The Great Canterbury Psalter

The Great Canterbury Psalter f. 53r, psalm 31  Blessed are they whose iniquities are forgiven

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f. 53r, psalm 31  Blessed are they whose iniquities are forgiven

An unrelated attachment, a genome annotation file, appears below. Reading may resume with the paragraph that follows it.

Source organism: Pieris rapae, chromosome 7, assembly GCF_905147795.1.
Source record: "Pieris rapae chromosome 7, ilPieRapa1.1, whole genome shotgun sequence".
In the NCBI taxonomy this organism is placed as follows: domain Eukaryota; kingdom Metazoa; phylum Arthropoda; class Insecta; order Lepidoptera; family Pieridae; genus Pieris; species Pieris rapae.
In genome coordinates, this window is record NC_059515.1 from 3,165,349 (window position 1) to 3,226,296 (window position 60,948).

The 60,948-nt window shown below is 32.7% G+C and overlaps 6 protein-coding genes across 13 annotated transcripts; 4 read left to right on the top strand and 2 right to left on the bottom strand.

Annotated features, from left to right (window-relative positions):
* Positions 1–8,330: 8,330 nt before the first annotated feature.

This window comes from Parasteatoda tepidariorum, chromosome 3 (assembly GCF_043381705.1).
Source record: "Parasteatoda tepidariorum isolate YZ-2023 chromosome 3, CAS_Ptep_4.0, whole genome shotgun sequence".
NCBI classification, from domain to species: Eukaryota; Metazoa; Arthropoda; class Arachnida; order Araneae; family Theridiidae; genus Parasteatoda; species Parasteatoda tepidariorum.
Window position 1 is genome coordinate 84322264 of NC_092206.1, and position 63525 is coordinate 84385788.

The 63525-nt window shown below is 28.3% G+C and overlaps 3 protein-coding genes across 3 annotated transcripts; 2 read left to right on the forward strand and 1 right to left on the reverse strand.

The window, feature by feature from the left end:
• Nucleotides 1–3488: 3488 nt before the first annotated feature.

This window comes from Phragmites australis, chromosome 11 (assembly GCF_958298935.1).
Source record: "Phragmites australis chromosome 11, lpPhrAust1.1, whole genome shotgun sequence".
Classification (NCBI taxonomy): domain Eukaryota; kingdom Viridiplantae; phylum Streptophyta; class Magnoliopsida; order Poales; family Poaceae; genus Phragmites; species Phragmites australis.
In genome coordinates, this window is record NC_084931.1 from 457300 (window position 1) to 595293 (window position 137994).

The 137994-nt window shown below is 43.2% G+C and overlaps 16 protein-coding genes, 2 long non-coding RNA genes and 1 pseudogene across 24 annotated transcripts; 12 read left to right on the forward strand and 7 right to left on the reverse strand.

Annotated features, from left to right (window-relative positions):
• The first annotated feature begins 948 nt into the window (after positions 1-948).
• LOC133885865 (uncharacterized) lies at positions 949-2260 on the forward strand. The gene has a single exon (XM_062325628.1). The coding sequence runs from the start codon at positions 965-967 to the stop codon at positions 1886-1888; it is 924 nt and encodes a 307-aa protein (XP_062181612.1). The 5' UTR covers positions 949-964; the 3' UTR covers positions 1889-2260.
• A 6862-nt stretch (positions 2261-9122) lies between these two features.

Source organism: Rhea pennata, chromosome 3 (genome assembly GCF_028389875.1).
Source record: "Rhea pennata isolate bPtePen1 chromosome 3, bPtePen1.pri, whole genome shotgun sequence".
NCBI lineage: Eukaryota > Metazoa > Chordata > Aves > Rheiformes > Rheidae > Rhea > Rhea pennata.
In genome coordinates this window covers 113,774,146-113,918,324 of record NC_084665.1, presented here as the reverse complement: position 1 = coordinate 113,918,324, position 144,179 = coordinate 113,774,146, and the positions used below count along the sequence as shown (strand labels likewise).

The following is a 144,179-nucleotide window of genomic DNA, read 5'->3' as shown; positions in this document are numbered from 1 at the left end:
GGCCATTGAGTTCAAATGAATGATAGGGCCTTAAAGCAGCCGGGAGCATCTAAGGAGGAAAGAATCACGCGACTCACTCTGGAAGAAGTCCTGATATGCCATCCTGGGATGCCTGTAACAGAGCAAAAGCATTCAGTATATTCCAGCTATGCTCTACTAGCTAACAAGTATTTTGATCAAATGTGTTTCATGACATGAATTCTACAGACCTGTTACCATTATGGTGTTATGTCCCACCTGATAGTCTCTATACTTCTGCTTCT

This is one of the penitential psalms in which men confess their sins and are forgiven by God. Between the sun, moon and stars, a bust of God with arms extended presides over an almost symmetrical composition (v. 2, Beatus vir cui non imputavit Dominus peccatum // Blessed is the man to whom the Lord has imputed no sin; v. 4, Quoniam die ac nocte gravata est super me manus tua // For day and night your hand was heavy upon me). Below him three angels hold out a large white cloth over two groups of kneeling and standing men, the pardoned sinners (v. 1, Beati quorum remisse sunt iniquitates et quorum tecta sunt peccata // Blessed are they whose iniquities are forgiven, and whose sins are covered; v. 5, Delictum meum cognitum tibi fecI: et iniusticiam meam non abscondi. Dixi confitebor adversus me iniusticiam meam Domino, et tu remisisti impietatem peccati mei // I have acknowledged my sin to you, and my injustice I have not concealed. I said I will confess against myself my injustice to the Lord, and you have forgiven the wickedness of my sin). Below them, on either side, two groups of men are armed with shields and spears (v. 7, Tu es refugium meum a tribulatione que circumdedit me; exultatio mea erue me a circumdantibus me // You are my refuge from the trouble which has encompassed me; my joy, deliver me from them that surround me). In the middle sits the psalmist holding a thorny branch with one hand, from which he turns away, and a scroll in the other (v. 4, Conversus sum in erumpna mea dum configitur spina // I am turned in my anguish while the thorn is fastened). Beside him is a man on a rearing horse and two men attempting to control a wild mule with whip and stick (v. 9, Nolite fieri sicut equus et mulus quibus non est intellectus. In chamo et freno maxillas eorum constringe qui non approximant ad te // Do not become like the horse and mule that have no understanding. With bit and bridle bind fast their jaws who come not near you). Across the whole of the bottom of the picture are fish swimming in the sea (v. 6, in diluvio aquarum multarum ad eum non approximabunt // in a flood of mighty waters they shall not come near him).

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